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Thursday, May 15, 2008

Vision Care: Vitamin A for Your Eyes

Photograph of Cod Liver Oil capsules.Image via WikipediaDocumentation of vitamin A's benefits to the eyes goes back a long way. Ancient Egyptians ate liver to improve their vision, especially at night. Now we know that liver is one of the richest sources of vitamin A, which is essential for eye health.

Vitamin A is important for bone growth and helps maintain a healthy immune system. It preserves the integrity of the skin and mucous membranes, and is vital for a healthy reproductive system and cell division. Vitamin A is probably best known, though, for its role in eye health. Vitamin A in the diet has been linked to preventing cataracts, and may help prevent macular degeneration, the leading cause of blindness in the world.

Vitamin A deficiency may cause visual fatigue, dry eyes and sensitivity to light. Without sufficient vitamin A, your eyes recover very slowly when exposed to flashes of bright light at night and you may have difficulty seeing in dim light. Unless the vitamin A deficiency is corrected, your cornea can become damaged.

Fortunately, it’s easy to meet your daily vitamin A requirement. Cod liver oil, beef or chicken liver, whole milk and whole eggs all are excellent sources; as are carrots, pumpkin, mango, sweet potatoes, papaya and melon. Eating fresh foods is best, because heating, cooking or canning destroys vitamin A. If you don't want to eat foods that are rich in vitamin A in their raw forms, you can take a nutritional supplement. Because vitamin A is a fat-soluble vitamin (that is, the body can absorb it only with the help of fat in the diet), it’s best to take vitamin A after a meal.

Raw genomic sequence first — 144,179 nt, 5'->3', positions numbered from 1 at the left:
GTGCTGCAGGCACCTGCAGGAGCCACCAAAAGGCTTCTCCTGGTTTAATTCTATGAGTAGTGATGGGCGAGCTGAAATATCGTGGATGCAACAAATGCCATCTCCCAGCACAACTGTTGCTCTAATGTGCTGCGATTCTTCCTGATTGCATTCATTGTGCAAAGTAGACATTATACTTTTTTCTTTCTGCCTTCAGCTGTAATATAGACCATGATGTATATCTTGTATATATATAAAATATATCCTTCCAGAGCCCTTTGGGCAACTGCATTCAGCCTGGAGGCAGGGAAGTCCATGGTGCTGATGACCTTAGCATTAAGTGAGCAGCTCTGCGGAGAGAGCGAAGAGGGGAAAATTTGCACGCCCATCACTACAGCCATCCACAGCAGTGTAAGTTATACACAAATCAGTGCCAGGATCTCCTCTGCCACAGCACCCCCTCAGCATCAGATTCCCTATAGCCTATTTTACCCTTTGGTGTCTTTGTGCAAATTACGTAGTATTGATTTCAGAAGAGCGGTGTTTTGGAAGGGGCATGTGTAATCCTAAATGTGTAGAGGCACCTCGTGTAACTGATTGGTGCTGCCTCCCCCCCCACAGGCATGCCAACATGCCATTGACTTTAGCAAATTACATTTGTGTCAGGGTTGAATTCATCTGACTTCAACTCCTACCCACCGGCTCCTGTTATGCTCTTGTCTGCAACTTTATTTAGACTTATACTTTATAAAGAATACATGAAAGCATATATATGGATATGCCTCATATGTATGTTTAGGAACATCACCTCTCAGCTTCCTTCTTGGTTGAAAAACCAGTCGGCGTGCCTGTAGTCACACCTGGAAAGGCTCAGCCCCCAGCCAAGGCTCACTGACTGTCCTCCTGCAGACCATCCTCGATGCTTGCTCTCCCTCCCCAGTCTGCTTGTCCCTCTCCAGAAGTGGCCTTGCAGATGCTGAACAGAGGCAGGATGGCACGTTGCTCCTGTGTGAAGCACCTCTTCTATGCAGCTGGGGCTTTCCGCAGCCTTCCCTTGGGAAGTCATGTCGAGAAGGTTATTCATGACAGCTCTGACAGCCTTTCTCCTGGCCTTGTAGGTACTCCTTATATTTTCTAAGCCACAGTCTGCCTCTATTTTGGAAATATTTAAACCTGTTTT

Some people are particularly at risk of vitamin A deficiency, such as those with cystic fibrosis or pancreatic disorders, or if you’ve had stomach surgery or damage to the intestinal lining after diarrhea. These all cause your ability to absorb vitamin A to be adversely affected.

Vegetarians who do not consume eggs or dairy foods usually have a greater need for vitamin A supplementation, as do people who smoke or drink alcohol -- tobacco use prevents your body from absorbing vitamin A, and drinking alcoholic beverages depletes the vitamin A already stored in your body.

Remember, however, that “more” is not always “better.” To be safe, follow the NIH Institute of Medicine Daily Tolerable Upper Levels for intake of vitamin supplements to help prevent the risk of toxicity:

Recommended Dietary Allowances (RDAs) for vitamin A

Age
(years)
Children
(mcg RAE)
Males
(mcg RAE)
Females
(mcg RAE)
Pregnancy
(mcg RAE)
Lactation
(mcg RAE)
1-3300
(1,000 IU)




4-8400
(1,320 IU)




9-13600
(2,000 IU)




14-18
900
(3,000 IU)
700
(2,310 IU)
750
(2,500 IU)
1,200
(4,000 IU)
19+
900
(3,000 IU)
700
(2,310 IU)
770
(2,565 IU)
1,300
(4,300 IU)

Excerpt from the NIH Vitamin A and Carotenoids Fact Sheet:
RDAs for vitamin A are listed as micrograms (mcg) of Retinol Activity Equivalents (RAE) to account for the different biological activities of retinol and provitamin A carotenoids. This table also lists RDAs for vitamin A in International Units (IU), which are used on food and supplement labels (1 RAE = 3.3 IU)

NOTE: The information in this article about vitamin A is not meant to take the place of professional medical advice. Check with your doctor before making decisions on any vision care supplement.